Balance is a concept many photographers use to evenly place objects within the frame of the composition. This concept sometimes makes a photo more appealing to the eye.
So how about applying balance to your method of actually capturing the photos?
What I mean is, rather than just rush out to these amazing spots for the purpose of capturing a great photo, take your time and enjoy your surroundings, and the experience of being there.
Social media has influenced the way a lot of hikers see the wilderness.
While some like to experience the wilderness for solidarity, peace, and enhancing our well-being, quite a few others may just simply rush out to these destinations for the purpose of capturing that perfect photo, and updating our social media accounts.
My method of applying balance is simple…..you can still enjoy finding the compositions you want, enjoy capturing these in your photographs, and enjoy sharing with your friends. However, you should allow photography to sometimes take a back seat, to ensure that you are also equally enjoying the other benefits that the outdoors provide, rather than just capturing your photos and leaving.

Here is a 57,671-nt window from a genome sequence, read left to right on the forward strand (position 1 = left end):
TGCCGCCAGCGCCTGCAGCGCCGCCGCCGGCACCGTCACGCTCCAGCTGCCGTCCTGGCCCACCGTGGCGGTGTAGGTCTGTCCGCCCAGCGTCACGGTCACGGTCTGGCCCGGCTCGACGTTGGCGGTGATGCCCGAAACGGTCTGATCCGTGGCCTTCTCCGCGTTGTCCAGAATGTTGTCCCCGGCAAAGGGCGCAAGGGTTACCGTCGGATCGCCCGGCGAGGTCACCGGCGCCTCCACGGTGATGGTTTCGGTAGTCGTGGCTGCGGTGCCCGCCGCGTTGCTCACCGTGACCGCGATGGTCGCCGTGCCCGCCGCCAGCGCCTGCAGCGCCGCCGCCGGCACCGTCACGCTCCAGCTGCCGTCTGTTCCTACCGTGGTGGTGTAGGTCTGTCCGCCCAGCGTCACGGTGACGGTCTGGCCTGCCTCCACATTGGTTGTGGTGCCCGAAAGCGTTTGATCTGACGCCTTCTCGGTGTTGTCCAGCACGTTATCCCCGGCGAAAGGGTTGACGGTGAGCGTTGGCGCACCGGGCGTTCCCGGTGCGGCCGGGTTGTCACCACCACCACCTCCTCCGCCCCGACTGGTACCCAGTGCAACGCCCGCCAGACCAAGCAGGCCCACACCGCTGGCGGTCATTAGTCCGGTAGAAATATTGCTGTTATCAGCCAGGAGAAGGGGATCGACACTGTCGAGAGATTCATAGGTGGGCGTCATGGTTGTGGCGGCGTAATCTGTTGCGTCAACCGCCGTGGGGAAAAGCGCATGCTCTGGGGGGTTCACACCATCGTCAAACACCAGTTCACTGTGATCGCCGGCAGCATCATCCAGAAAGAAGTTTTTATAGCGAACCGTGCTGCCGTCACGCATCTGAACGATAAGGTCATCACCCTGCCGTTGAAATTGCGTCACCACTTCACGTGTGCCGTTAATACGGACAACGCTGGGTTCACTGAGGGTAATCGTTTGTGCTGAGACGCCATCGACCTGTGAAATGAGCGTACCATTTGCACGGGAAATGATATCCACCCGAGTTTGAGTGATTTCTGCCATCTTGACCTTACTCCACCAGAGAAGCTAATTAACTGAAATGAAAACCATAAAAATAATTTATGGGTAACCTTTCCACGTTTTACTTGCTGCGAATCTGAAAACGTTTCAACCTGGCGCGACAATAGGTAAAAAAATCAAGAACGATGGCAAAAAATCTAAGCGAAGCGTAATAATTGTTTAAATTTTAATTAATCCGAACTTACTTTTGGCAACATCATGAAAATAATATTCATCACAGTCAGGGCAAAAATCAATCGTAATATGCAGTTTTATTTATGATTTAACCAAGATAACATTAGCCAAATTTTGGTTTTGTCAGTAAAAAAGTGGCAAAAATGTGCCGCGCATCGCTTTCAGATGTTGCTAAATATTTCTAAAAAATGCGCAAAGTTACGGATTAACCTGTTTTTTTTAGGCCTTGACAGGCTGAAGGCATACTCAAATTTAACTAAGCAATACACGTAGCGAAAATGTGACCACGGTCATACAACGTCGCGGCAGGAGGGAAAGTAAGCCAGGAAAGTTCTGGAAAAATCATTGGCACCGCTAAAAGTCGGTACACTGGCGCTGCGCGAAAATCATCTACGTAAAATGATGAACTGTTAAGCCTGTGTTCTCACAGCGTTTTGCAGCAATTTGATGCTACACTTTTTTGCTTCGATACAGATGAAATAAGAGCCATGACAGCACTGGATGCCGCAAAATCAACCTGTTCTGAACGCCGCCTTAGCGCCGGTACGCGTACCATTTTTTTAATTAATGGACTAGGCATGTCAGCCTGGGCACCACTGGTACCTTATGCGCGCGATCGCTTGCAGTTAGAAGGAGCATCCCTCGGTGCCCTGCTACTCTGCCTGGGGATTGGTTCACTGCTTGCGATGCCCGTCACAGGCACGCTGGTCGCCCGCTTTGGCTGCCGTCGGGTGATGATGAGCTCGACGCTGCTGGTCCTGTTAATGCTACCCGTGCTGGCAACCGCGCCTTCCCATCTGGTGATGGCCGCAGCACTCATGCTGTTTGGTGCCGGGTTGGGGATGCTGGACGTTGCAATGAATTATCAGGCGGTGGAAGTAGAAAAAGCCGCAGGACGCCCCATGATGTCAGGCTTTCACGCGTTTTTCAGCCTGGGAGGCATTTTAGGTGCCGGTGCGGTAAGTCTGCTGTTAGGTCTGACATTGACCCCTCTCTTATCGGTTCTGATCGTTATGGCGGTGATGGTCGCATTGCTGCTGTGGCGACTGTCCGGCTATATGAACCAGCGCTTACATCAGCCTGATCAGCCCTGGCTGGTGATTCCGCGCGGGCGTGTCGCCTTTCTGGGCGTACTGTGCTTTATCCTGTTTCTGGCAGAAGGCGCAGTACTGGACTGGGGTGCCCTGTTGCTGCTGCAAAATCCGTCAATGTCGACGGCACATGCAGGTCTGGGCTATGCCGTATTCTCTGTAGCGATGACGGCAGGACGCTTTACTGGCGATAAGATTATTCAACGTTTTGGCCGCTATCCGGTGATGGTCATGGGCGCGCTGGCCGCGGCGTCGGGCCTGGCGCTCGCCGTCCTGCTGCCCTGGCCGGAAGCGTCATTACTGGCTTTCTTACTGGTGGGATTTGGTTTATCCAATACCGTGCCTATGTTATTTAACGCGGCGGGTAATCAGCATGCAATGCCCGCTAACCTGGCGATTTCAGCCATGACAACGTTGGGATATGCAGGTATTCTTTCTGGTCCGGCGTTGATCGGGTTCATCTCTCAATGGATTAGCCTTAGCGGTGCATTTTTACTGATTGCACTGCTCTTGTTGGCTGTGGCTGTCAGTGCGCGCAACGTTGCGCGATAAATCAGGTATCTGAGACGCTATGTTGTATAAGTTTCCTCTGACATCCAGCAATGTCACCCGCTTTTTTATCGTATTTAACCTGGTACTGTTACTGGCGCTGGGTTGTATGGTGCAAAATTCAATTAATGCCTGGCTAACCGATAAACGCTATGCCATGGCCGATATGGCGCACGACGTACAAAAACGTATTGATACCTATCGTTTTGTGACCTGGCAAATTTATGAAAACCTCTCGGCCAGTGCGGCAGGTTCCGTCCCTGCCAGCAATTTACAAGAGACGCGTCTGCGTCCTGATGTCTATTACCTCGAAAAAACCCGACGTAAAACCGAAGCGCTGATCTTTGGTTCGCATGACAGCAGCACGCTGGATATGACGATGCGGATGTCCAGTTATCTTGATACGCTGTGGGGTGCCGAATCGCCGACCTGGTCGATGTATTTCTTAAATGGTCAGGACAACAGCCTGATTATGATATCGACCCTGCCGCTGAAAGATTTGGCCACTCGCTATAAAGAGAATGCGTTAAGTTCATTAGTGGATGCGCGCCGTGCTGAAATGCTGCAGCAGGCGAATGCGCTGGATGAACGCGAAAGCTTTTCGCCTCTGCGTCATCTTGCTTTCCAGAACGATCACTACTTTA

I used to rush home after a hike and immediately analyze the photos I have taken, then I would feel the stress of choosing the ones I like, and I would hurriedly post them to my social media accounts and await the feedback.
While the attention of posting my best photography to social media was initially fulfilling, I begin to wonder why I feel so stressed after an adventure, when I should be relaxing and reflecting about what I had experienced while out in the wilderness.
I would actually judge the experience based on how many comments and likes that I received, and this seemed really unnatural to me.
While I am still incredibly passionate about taking photographs, I have changed how I experience the outdoors. Instead of just seeing photography as being the priority, I allow pictures take a back seat to the actual experience of exploring and experiencing the environment. I use less time focusing on capturing the photographs, and more time on enjoying and exploring the natural wonders around me.
This thought process has also conditioned me to become more selective on my photographs. This also lightens the load of the often daunting task of photo processing on my laptop when I get back home.
I am more relaxed about my photography. I am no longer stressed or anxious about feedback from my photos, and I no longer feel disappointed if I missed a particular shot or if the weather did not cooperate.
I am out in the wilderness to enjoy the environment, and as a reward, I get to bring back some great photos that I took along the way.
Give this some thought next time you are out there!